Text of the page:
Germination studies in Arabidopsis thaliana and Sinapis arvensis : genetical and ecological perspectives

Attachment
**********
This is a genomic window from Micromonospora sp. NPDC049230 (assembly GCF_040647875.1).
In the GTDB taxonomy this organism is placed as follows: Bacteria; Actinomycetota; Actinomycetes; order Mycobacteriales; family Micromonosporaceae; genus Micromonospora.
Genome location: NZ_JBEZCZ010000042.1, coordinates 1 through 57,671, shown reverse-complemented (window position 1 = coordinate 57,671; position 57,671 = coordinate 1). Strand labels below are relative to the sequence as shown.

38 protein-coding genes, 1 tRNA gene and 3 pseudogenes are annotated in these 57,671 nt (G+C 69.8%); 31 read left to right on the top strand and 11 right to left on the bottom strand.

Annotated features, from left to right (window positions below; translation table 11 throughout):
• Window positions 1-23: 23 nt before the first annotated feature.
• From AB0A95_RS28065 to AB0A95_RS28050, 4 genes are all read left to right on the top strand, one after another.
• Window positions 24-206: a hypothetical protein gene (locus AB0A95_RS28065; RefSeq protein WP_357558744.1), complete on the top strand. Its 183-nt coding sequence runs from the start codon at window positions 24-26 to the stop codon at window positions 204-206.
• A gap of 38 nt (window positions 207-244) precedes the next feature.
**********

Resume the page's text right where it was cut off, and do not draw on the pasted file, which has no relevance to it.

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The environment can exert strong selective pressures on an organism. When selective pressures on traits differ between environments local adaptation may occur. If there is gene flow between the environments, local adaptation may be slowed or prevented. In plants, particularly weedy ephemerals, germination is a life-history trait that can be a strong determinant on fitness. In this dissertation, I explore the germination traits of two weedy Brassicaceae species, Arabidopsis thaliana and Sinapis arvensis, having populations in different habitats to determine whether germination traits within and between populations vary based on environmental conditions and to assess the extent of local adaptation. In Chapter 1, I assessed which genomic regions of A. thaliana were associated with differences in germination traits due to genotype-by-environment interactions. I performed a genome-wide association study using 100 natural accessions of A. thaliana under four light and nutrient combinations. I found 20 single nucleotide polymorphisms significantly associated with different environments, but none associated specifically with genotype-by-environment interactions. In Chapter 2, I assessed germination traits of S. arvensis collected from agricultural and non-agricultural habitats in the Bitterroot Valley of Montana. I discovered that the agricultural collection studied exhibited significantly different germination timing and amounts than the non-agricultural collections, which were statistically indistinguishable from each other. I also found evidence of a strong maternal effect on germination traits. In Chapter 3, I tested whether patterns of genetic variation between agricultural and non-agricultural collections of S. arvensis supported local adaptation to the two habitats even in the face of gene flow. While I expected to see some genetic differentiation between habitats, as seen in Chapter 2, no genetic differentiation was detected and markers putatively under selection were not associated with a particular habitat. I discuss why this might have occurred even though I have evidence for genetically-based phenotypic differentiation between agricultural and non-agricultural populations of S. arvensis.